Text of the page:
Feb 21, 2016
Dec 12, 2016
A current review published in the British Medical Journal of Quality and Safety (1) describes new applications of this existing technology creating a revolution in both patient safety and enhancing operational efficiency, Remote Video Assessment, (RVA ℠). What is even more impressive is that it not only pays for itself, it provides a return on investment. The best ideas often use existing tools for a new application and RVA ℠ is just that. By using RVA ℠oversight, health care executives, patient safety professionals, risk managers, process improvement experts as well as system and operations managers enhance performance and create a data repository rich with opportunities for improving service and outcomes.
Ground breaking research has reported real opportunities for improving performance and saving money with video oversight in the health care industry. A recent study used video recording in the operating room (OR). The goal was to see the impact on start times, turn around times, compliance with timeouts, use of checklists and attentiveness. The data demonstrated video use both increases patient safety and enhances efficiency. The study design allowed real time feedback to OR personnel. By placing monitors in the hallways as well as nursing, surgical and anesthesia lounges, OR status and OR team efficiency metrics were communicated. In addition OR, staff and surgeons received text alerts on their smart phones and by email on OR status changes and safety alerts. Messages such as ‘next patient in OR’, ‘drape down’, ‘time out failed’ or ‘team distracted’ were communicated.
Successful outcomes included increased time out compliance, increased sign in and sign out compliance, and very importantly a 14% decrease in turnover time. Based on the improved efficiency and likely substantial ROI, the hospital decided to continue video oversight beyond the study period.
The use of video monitoring for jobs involving public safety is well-established. The airline industry has used the black box ( without video) as a tool for safety and retrospective analysis of adverse events for decades. In addition many other industries use video surveillance for monitoring quality and safety analysis. The transportation industry has a long history of providing video monitoring of both the operators of trains and motor vehicles. Cameras directed at operators and the surrounding environments are used.
The effectiveness of RVA ℠ for changing behavior has been established. The beneficial results of RVA ℠ are likely due to some combination of Sentinel effect, Hawthorne effect and peer pressure. The current public request for body cameras for law enforcement personnel is also based on the desire to improve performance and provide accountability.
One of the initial concerns of implementing RVA ℠ is legal. Privacy and liability issues are raised. There are many straightforward strategies to address these issues including obtaining consent in advance, technically altering images to de-identify individuals and adopting policies and procedures which insure statutory and regulatory compliance. With appropriate counsel, the legal concerns when implementing RVA ℠ have been effectively mitigated.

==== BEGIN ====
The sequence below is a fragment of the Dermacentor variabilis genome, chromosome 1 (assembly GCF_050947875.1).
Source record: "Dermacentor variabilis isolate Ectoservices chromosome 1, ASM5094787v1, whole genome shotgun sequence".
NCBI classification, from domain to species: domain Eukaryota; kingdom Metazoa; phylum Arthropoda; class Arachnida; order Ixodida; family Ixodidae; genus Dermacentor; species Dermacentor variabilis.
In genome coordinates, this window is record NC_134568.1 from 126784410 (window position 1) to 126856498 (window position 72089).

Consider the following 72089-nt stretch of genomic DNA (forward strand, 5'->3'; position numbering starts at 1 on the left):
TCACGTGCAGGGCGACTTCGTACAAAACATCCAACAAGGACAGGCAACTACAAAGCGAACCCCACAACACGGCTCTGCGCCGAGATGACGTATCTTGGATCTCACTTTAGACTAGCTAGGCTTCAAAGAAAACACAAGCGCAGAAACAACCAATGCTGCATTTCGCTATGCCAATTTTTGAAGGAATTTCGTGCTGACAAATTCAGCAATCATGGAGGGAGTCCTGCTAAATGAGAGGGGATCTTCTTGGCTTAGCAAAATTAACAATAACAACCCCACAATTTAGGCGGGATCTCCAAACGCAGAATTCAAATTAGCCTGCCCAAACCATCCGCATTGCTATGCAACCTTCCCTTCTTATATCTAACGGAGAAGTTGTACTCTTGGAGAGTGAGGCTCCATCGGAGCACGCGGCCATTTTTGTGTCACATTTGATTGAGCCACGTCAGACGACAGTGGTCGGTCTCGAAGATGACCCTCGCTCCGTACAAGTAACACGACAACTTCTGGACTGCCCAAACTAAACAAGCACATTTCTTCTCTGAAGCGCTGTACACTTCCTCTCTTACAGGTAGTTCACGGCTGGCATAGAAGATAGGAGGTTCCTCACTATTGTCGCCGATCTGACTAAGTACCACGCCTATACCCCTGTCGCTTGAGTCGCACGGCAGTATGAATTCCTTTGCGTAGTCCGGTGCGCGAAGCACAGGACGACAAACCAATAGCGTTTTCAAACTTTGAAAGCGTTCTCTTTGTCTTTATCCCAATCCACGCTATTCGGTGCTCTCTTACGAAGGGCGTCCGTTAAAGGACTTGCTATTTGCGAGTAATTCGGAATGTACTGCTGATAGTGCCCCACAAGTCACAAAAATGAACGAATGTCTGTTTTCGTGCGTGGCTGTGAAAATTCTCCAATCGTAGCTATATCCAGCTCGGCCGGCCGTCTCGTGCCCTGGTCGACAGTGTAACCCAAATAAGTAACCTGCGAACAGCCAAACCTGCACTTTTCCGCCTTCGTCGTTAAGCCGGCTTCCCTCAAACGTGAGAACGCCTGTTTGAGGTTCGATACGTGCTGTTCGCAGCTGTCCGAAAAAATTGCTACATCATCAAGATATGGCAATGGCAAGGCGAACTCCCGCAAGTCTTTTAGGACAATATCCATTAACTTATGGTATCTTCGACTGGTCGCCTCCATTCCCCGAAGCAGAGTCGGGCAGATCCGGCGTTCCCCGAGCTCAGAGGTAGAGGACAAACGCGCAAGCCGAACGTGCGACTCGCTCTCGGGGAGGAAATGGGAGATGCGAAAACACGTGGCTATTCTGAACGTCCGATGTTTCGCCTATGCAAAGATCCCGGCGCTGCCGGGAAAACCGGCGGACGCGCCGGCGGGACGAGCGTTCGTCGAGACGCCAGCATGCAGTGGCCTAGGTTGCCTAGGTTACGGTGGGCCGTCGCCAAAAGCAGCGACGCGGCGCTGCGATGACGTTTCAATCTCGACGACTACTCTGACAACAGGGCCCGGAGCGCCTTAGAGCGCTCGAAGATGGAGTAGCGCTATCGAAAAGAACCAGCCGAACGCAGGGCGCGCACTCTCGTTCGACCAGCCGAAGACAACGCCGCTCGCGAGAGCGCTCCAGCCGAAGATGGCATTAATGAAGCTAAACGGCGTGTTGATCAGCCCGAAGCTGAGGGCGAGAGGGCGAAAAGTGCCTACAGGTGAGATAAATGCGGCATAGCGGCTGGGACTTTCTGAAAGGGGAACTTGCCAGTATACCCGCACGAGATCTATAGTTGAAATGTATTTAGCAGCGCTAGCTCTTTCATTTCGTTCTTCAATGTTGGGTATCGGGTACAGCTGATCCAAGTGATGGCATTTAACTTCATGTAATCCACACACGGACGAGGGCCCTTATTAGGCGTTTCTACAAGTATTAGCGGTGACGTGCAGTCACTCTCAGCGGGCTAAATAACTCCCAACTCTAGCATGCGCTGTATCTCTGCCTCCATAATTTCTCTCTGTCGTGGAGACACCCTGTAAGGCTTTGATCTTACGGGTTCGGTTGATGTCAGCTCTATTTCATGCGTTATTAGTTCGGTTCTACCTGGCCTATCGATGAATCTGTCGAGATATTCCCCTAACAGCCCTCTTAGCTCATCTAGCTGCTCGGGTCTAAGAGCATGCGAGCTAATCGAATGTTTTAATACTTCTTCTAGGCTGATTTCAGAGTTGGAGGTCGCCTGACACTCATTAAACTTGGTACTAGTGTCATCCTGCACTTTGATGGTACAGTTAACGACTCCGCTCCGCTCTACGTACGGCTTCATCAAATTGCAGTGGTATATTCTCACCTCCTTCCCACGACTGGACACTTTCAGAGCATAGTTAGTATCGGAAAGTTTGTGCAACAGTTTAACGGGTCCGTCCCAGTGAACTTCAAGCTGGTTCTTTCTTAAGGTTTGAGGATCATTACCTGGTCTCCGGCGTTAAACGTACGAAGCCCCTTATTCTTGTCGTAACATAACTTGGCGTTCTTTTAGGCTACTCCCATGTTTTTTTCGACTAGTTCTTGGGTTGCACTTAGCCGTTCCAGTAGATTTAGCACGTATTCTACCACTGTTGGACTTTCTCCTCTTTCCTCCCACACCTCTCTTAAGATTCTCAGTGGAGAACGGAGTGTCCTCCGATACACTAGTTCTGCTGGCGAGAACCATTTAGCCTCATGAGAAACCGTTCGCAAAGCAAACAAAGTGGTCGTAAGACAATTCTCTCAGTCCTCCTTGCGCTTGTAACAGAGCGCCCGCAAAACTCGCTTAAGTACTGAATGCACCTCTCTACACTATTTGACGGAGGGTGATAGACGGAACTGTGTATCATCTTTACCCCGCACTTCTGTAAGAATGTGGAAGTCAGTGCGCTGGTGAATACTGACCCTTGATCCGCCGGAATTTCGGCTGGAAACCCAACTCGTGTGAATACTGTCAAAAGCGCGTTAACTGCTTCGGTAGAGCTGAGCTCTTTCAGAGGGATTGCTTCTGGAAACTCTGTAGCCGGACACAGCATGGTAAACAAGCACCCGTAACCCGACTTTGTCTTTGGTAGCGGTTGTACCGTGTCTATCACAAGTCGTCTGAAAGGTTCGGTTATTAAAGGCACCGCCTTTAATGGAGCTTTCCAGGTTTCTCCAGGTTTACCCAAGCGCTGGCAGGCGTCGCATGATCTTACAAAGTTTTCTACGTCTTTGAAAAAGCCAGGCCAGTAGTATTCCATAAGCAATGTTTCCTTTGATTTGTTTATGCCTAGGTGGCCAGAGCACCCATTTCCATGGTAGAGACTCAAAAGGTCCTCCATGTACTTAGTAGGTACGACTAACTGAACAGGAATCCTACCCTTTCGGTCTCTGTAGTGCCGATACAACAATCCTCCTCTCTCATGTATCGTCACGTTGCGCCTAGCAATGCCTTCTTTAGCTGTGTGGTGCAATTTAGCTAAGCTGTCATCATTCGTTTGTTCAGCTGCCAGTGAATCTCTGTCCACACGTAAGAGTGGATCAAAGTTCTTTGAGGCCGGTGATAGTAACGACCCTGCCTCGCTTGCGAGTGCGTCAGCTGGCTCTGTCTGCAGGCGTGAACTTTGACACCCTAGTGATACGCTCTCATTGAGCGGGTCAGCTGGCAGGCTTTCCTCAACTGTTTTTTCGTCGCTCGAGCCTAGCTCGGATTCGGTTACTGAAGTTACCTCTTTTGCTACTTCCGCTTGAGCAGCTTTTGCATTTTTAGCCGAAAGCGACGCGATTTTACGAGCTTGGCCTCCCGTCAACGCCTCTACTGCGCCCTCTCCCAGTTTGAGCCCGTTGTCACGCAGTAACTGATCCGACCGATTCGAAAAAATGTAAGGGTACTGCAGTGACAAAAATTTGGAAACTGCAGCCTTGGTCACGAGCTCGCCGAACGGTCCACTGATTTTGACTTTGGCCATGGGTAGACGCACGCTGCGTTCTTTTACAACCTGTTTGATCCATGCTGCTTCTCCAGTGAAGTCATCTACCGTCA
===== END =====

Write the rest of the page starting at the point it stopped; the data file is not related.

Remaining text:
At institutions where there is a robust culture of safety encouraging transparency and open communication, RVA ℠ should be embraced as a welcome tool for improvement. Sentinel events and near misses are accessible to review. Where there is a culture of blame, retribution, poor communication or punitive consequences RVA ℠ must be introduced incrementally and its use will then improve the culture.
The exciting results of the research described above are that not only was patient safety enhanced but efficiency was improved. Based on increased efficiency there is a significant return on investment which provides the financial vehicle to support RVA ℠. The ability to perform retrospective review of maloccurrences and near misses is extremely promising with objective evidence of the events that took place rather than relying on just memory. Furthermore the opportunity to identify the practice patterns of those with the greatest efficiency and strong safety profiles can be used to establish best practices. The video data obtained can be used for training. RVA ℠ can also be used for credentialing (OPPE and FPPE ).
The applications of RVA ℠ are protean. Use in the outpatient setting for assessment of performance by clinical providers would likely improve diagnostic workup. Other settings for RVA ℠ such as patient registration, patient intake, nursing interaction, discharge planning and communication are promising. RVA ℠ of the dispensing and administration of drugs could be used as a safety and peer review tool. Video oversight will revolutionize health care delivery by improving performance, enhancing safety and efficiency. Further applications such as for root cause analysis, identifying best practices, training and data collection for process improvement are equally exciting.
Copyright, Nicolas Argy, 2016